Teachers evolving post-remote learning



Teachers are ready to be back in school after a year where they did not see some students in-person. https://unsplash.com/license

Jacqueline Litowinsky

In March of 2020, teachers around the world were forced to completely alter how they taught their students in the wake of the COVID-19 pandemic. They needed to figure out how to properly translate in-person learning to teaching students behind a computer screen, and within an unexpectedly short timeframe.

Many of these teachers finished out the year strong and managed to keep their students on track with their learning, but it wasn’t always easy.

According to CNBC, a 2020 Horace Mann report stated that 60% of educators enjoyed their job less during the pandemic, with 27% saying that they considered taking a leave of absence or leaving their job altogether.

Many CHS teachers, including computer programming and web design teacher Laura Gesin, faced some of their own difficulties when shifting to virtual learning.

“Teaching and learning work best in person,” Gesin said. “That is not to say that I didn’t make connections with some of my fully virtual students, but it was much more difficult and took much longer than it would if we were in person.”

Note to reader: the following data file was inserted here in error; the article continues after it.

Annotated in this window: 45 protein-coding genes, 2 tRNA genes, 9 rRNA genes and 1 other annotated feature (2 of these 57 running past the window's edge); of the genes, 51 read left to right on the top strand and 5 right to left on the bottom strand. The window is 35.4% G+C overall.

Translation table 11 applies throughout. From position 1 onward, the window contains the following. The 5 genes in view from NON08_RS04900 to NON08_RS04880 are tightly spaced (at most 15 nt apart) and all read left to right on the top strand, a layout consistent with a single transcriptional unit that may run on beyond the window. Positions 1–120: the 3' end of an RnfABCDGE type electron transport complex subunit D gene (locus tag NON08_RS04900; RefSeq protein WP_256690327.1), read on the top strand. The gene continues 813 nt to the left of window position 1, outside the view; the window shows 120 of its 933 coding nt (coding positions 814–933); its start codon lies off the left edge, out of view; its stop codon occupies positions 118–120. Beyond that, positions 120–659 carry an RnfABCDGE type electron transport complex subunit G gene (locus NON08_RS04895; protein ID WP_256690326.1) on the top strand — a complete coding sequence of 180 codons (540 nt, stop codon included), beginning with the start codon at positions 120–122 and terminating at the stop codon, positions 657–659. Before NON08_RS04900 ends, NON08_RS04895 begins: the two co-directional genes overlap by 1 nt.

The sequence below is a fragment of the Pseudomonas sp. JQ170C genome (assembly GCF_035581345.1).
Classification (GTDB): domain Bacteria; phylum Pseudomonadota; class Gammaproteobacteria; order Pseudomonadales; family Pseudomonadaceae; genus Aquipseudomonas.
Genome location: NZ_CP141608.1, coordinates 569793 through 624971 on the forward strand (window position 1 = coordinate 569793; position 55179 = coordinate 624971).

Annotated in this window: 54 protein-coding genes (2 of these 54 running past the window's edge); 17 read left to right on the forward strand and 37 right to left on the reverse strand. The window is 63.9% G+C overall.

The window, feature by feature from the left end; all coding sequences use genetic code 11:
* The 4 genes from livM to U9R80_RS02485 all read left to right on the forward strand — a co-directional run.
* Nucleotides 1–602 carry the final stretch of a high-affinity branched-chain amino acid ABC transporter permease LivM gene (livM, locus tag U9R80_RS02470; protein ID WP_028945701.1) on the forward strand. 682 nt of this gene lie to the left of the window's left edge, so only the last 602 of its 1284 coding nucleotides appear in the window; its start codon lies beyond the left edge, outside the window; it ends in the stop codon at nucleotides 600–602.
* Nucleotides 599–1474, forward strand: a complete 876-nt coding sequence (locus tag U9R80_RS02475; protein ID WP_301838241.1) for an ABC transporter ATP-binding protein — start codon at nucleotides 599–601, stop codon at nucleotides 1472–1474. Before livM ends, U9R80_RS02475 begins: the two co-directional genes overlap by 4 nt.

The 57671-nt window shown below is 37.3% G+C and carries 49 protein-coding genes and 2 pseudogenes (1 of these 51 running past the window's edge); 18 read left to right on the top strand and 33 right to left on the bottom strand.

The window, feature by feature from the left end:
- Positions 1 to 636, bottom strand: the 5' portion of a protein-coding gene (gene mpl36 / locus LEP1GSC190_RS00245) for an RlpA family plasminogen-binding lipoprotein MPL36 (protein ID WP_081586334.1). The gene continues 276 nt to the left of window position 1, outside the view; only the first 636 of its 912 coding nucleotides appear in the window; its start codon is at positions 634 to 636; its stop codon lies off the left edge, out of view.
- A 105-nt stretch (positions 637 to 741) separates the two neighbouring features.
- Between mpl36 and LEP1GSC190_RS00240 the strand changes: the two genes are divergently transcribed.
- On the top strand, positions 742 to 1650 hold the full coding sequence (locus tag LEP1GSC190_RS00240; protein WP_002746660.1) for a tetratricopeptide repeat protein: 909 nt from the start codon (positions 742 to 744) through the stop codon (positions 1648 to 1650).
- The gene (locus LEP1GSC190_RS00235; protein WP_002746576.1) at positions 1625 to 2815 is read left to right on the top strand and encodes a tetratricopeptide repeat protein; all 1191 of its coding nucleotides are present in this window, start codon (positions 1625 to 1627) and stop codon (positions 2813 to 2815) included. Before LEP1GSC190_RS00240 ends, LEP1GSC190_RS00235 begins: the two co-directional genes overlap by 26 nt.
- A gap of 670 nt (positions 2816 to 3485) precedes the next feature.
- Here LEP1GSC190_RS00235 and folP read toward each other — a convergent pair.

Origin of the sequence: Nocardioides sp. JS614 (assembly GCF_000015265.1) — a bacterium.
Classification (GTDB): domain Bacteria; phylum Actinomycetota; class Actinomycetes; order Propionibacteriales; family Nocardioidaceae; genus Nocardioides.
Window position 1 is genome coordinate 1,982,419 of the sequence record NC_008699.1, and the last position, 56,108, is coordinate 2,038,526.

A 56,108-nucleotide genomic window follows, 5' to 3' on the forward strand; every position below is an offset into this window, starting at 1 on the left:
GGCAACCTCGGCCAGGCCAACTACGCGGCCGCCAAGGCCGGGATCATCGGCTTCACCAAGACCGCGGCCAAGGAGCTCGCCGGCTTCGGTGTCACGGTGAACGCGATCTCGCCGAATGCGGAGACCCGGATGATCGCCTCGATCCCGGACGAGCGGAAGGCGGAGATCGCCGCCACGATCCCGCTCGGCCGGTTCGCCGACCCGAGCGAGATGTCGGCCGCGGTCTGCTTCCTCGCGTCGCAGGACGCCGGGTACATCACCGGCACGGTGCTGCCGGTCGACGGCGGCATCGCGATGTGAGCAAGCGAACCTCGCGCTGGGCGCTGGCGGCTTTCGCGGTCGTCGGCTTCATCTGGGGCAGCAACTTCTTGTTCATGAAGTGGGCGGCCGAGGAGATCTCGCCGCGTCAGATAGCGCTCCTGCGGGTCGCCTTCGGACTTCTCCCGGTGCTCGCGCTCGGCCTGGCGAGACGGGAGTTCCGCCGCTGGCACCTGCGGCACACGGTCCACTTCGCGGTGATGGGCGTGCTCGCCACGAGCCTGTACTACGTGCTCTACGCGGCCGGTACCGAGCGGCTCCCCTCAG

Another concerning factor of virtual learning was the potential of a disruption in learning for students, something that 97% of educators reported seeing in their students over the past year when compared with children not impacted by COVID-19, Horace Mann found.

“There is a lot of talk in the education field regarding ‘learning loss’ from the past year and a half. This time has been incredibly difficult for teachers and students and honestly I dislike the idea of starting a new school year with such a negative outlook,” said Spanish teacher Karen Britto.

Despite the challenges of adapting students’ education amidst a complete transition to online learning, many teachers, including those at CHS, realized that they could take what they learned from 2020 and apply it in the classroom as students return to school in 2021.

“I plan to use some of the virtual tools, like Meet, for things like guest speakers,” said journalism instructor Wayne Woolley. “I also may incorporate more of the project-based assignments into classes.”

Some CHS teachers, like health and science teacher Leah Morgan, even said that the pandemic changed their teaching styles drastically.

“It was very challenging to keep everyone active and on pace with each other,” said Morgan. “I chose to create two different sets of lesson plans, one for the kids at home and one for the kids in school. When necessary, I had the virtual kids join the Google Meet for notes, etc. but I tried to limit that.”

With all of these new learning methods and strategies, CHS staff members such as Britto were able to persevere in a school year impacted by a global pandemic, and are excited to begin this new school year.

“While there may be concepts that students missed, I think we all learned a lot about ourselves, and how to manage an adverse, ongoing situation. I plan to handle this school year as I have handled all others by trying to be the best teacher I can be for my students and meeting them where they are.”